How does your think tank visualise ‘the public’? Is it an amorphous sea of faces, where you know they are there but you can’t make out any defining features – much like the familiar silhouette of a graphic novel?
Public engagement has become somewhat of a think tank buzz word. But to what extent have think tanks really pondered who their ‘public’ is? Does their vision of the public represent all the people they want to reach? How can they de-mystify their work, and really engage the public in meaningful ways? These are difficult but important questions for think tanks that seek solutions to bring about change on the ground.
Over the last seven months, On Think Tanks has explored the topic of think tanks and public engagement through a range of article and interviews.+ This article draws on my own experience as Programme Manager of Policy Engagement and Communications, with the Public Affairs Centre in India, to explore three important considerations.
1. Defining ‘the public’
In my experience, think tanks need to dig deeper and wider to find their version of the public. There are communities within communities, and these sub-groups are the microcosms of what makes communities tick and holds them together.
Essentially, if think tanks don’t carefully define its public for research, how can they craft the right messaging or use the right communication channels?
For a country like India, our concept of ‘the public’ is often very one-dimensional. It tends to be viewed as a group, community or communities that are naturally male-led.
In conceptualising our public, can think tanks look across the larger community spectrum to ensure that their definition represents women, the disabled, the elderly, sexual minorities and marginalised groups, among others?
Of course, full representation may not be logistically or fiscally feasible. But what’s important is for think tanks to identify who it needs to reach, to be inclusive and open.
In the Public Affairs Centre (PAC), we placed emphasis on understanding citizens from the outset, through our Citizen Report Card (CRC). CRC is a simple but powerful tool to provide public agencies with systematic feedback from the users of public services. This provides a basis for dialogue and engagement between communities, civil society organisations and local governments on public service delivery.
2. Demystify think tanks
In the past think tanks have seen themselves as being somewhat intellectually superior to the public, and made no attempt to make their research understood. Public engagement, therefore, tended to be rather transactional and one-directional: disseminating research findings.
Increasingly, think tanks are positioning themselves as mediators between the public and policymakers. In order to do this, think tanks must demystify their work. This requires making a conscious effort to ‘de-jargonise’ research, so that it is accessible to the pubic (non-specialists).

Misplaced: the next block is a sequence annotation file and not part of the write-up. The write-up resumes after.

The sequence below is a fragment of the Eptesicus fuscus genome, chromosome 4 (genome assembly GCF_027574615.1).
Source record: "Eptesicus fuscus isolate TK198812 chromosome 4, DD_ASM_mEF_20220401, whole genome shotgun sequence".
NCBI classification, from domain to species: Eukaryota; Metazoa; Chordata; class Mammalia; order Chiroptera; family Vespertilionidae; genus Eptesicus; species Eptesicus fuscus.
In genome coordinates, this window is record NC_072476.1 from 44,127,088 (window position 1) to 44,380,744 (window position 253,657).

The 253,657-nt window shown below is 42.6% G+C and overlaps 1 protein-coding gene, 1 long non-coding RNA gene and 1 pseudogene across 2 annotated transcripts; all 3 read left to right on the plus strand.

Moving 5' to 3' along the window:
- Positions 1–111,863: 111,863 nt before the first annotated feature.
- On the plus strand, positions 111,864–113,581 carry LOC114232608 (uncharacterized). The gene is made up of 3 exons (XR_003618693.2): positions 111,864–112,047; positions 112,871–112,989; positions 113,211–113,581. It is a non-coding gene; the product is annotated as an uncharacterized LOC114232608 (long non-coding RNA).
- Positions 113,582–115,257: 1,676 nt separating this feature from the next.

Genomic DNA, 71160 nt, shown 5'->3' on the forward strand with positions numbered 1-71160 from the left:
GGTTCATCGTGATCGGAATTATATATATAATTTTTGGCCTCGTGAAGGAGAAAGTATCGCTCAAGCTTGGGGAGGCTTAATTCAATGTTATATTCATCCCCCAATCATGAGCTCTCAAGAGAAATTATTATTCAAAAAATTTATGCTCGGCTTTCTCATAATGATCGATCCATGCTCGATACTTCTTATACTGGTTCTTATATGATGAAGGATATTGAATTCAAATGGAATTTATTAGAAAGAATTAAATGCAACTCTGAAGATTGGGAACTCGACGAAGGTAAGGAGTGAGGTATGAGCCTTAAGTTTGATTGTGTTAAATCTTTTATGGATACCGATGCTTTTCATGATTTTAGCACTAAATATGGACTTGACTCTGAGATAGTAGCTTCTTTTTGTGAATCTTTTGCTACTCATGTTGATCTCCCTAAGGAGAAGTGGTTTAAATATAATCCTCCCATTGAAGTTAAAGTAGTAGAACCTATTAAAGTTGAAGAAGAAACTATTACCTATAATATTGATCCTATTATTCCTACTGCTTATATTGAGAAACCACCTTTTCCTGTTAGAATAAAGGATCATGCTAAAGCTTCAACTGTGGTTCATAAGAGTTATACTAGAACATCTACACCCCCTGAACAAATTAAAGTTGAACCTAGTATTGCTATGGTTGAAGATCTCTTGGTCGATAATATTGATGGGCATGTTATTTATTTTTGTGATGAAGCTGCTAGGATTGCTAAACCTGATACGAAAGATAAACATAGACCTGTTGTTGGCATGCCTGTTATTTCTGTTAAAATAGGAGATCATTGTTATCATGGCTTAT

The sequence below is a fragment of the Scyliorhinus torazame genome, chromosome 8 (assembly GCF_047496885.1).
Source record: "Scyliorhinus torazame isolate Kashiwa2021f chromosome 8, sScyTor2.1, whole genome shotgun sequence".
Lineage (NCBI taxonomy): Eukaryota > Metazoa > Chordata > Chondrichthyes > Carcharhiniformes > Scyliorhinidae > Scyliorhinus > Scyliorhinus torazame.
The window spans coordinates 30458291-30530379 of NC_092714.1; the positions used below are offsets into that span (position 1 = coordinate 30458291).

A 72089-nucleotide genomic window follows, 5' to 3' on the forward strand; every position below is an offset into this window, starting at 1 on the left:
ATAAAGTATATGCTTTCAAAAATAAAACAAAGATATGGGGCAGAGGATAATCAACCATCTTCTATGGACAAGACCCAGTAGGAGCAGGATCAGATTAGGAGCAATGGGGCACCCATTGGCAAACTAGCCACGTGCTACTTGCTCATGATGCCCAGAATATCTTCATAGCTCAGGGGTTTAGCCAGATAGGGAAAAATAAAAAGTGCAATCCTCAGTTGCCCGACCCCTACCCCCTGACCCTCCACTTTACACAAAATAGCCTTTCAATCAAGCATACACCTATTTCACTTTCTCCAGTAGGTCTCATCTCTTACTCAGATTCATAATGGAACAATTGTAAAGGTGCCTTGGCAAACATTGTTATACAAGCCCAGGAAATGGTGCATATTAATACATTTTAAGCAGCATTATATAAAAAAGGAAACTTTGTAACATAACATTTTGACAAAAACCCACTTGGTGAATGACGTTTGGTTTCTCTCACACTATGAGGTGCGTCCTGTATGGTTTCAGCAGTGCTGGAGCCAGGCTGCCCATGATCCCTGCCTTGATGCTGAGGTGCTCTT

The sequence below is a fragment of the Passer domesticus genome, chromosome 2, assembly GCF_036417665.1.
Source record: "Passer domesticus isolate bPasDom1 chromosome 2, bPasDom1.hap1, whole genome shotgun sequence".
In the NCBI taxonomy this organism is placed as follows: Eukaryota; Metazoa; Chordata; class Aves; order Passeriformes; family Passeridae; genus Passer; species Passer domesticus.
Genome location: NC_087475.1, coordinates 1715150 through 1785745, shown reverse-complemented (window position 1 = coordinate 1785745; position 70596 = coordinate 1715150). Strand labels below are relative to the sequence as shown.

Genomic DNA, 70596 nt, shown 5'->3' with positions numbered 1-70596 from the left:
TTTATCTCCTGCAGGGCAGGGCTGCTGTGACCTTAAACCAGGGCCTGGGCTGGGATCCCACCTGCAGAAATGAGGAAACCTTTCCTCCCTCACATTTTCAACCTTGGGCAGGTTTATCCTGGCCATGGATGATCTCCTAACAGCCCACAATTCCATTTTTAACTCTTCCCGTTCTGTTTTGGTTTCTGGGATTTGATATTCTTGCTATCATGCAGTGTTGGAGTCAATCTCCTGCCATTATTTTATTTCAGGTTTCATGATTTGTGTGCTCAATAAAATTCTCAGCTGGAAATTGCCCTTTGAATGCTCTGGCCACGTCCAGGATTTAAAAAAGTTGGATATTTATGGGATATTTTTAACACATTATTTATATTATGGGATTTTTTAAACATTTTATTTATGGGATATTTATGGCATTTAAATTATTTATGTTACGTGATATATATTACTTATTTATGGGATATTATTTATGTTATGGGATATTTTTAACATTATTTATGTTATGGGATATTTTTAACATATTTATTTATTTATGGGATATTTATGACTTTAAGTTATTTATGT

Some of the ways we work to do this in PAC are: communicating our research to community members (with whom we work) through special Gram Sabhas (community forums) and through our local/community-based partners. Our community-based partners are our eyes and ears on the ground, keeping us in touch with the communities for whom and with which we’re working.
3. Involving the public
Increasingly, discussions around think tank public engagement recognise that it’s not all about disseminating findings (the public functioning as just passive recipients), but rather involving the public within the scope of the research, looking at them as co-curators within the ambit of the knowledge generation.
Do think tanks have a larger role to play in making research and recommendation-generating processes more inclusive, and therefore representative?
If the public is non-specialist in a topic, how far will, or should, a think tank go in building knowledge among the public on a particular issue? And what sort of investment (time and money) would it take to sustain this?
In the PAC, we’re working hard to contextualise and tailor our engagement work to the individual communities we’re working with. Take, for example, a recent rural sanitation project in two Indian states: in one state the community was already invested in the importance of toilets, so our engagement work centred around improving the understanding of technical and maintenance matters. We worked to demystify this process using wall paintings, which received a great community response. In the second state the focus was on creating awareness around, and support for, toilets. Quite organically, women from the communities joined our awareness campaign, becoming our foot soldiers of change, leading to 12 additional villages being declared Open Defecation Free villages.
Think tanks have to evolve with the times. They play an important role as contributors of evidence-based research. It is vital that they stay relevant and find allies amongst the public, and this calls for constant engagement with community citizens.